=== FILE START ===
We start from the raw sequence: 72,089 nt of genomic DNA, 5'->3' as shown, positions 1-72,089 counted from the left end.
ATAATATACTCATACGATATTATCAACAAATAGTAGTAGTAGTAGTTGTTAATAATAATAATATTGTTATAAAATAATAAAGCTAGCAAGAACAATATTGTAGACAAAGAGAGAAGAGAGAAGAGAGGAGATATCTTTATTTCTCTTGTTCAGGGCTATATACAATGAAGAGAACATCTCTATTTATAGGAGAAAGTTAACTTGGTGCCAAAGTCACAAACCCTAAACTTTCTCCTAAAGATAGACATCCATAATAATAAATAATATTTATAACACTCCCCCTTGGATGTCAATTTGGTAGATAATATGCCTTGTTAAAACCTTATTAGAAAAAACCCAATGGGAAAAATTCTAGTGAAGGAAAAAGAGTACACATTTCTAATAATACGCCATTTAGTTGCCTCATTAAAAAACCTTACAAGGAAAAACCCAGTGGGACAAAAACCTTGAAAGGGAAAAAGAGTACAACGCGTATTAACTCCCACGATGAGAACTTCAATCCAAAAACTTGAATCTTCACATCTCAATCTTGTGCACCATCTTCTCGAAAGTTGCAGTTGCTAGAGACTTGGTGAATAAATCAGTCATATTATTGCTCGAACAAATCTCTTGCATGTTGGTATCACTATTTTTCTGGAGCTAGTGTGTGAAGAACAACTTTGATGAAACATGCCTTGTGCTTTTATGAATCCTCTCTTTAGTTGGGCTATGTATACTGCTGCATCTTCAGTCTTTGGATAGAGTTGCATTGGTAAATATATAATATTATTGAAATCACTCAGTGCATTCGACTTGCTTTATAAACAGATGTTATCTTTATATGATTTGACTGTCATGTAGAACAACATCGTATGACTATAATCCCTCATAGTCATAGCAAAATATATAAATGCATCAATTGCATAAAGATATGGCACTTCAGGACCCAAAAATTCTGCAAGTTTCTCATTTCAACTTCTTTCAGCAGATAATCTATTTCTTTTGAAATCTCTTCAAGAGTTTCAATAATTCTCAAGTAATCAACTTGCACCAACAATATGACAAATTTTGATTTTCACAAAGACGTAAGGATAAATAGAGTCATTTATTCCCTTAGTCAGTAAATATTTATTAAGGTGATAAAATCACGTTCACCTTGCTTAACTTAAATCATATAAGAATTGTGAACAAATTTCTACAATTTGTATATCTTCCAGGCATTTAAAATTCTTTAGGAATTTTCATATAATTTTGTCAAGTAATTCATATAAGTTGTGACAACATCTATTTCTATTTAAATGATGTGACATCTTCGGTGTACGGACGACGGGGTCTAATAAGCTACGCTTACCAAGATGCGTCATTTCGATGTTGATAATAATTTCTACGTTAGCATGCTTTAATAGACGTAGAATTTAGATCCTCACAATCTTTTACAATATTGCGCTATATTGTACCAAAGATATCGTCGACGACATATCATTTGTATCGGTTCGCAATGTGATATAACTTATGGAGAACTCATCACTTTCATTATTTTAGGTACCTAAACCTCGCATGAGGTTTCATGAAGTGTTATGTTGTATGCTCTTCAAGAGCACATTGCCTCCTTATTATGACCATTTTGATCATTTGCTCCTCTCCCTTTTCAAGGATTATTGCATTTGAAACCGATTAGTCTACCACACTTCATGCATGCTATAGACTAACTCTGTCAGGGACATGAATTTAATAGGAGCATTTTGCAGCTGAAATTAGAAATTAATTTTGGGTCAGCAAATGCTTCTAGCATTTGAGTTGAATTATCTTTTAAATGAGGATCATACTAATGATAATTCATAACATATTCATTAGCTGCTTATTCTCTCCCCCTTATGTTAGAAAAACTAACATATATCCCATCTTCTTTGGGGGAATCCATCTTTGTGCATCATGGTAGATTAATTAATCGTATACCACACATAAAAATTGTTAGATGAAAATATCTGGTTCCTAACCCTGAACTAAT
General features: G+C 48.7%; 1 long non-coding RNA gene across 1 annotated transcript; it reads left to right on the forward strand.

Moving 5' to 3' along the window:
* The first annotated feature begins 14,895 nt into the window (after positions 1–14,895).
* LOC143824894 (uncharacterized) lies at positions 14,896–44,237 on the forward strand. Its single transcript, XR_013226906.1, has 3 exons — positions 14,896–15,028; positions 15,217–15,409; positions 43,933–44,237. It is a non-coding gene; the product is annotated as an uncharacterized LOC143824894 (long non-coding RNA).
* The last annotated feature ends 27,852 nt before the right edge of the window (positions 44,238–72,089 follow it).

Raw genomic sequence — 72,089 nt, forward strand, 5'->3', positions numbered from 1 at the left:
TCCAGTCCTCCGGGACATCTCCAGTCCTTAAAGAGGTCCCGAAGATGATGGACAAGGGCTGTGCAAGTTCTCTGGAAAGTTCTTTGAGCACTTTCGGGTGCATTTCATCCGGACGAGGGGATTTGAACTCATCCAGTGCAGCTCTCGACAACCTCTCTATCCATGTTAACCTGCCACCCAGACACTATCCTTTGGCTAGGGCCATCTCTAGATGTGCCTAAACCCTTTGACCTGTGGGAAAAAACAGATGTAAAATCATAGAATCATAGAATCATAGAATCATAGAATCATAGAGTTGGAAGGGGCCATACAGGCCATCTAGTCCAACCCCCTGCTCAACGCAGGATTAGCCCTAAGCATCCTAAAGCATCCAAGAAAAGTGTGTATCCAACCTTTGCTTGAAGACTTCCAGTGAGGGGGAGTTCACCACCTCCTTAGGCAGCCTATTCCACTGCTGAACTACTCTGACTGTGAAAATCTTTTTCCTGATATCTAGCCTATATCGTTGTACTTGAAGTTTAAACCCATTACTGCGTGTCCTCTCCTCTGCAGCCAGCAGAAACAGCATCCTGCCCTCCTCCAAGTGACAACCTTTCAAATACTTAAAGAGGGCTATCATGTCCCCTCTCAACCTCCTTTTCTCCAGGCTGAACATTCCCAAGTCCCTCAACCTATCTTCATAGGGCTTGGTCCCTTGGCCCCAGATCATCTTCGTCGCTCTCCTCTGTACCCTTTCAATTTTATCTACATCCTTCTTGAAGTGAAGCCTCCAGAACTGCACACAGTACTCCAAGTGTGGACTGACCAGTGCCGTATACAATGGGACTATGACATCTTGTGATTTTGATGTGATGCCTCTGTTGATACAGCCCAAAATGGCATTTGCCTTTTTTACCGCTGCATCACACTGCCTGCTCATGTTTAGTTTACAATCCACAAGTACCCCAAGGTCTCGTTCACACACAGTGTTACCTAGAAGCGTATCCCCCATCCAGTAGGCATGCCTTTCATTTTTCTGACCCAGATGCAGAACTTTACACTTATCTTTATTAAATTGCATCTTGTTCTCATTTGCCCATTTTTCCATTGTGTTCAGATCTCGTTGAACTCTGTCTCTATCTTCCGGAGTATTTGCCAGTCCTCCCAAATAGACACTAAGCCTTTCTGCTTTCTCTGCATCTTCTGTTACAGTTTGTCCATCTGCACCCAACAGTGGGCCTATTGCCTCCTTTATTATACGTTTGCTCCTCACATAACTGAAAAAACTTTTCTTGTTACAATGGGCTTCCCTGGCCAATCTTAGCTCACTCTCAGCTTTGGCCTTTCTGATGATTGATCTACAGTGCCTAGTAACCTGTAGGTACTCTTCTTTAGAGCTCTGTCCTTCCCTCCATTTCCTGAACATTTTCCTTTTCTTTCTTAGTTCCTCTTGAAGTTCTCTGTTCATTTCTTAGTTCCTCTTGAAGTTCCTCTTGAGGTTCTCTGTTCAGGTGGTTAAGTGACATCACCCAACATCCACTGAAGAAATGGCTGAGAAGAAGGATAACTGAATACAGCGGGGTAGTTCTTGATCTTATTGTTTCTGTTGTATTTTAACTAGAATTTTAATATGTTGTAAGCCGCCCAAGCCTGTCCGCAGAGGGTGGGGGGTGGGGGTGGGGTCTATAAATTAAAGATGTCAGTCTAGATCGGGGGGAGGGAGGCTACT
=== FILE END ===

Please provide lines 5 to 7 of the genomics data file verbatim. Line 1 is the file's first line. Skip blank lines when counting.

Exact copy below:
* The first annotated feature begins 14,895 nt into the window (after positions 1–14,895).
* LOC143824894 (uncharacterized) lies at positions 14,896–44,237 on the forward strand. Its single transcript, XR_013226906.1, has 3 exons — positions 14,896–15,028; positions 15,217–15,409; positions 43,933–44,237. It is a non-coding gene; the product is annotated as an uncharacterized LOC143824894 (long non-coding RNA).
* The last annotated feature ends 27,852 nt before the right edge of the window (positions 44,238–72,089 follow it).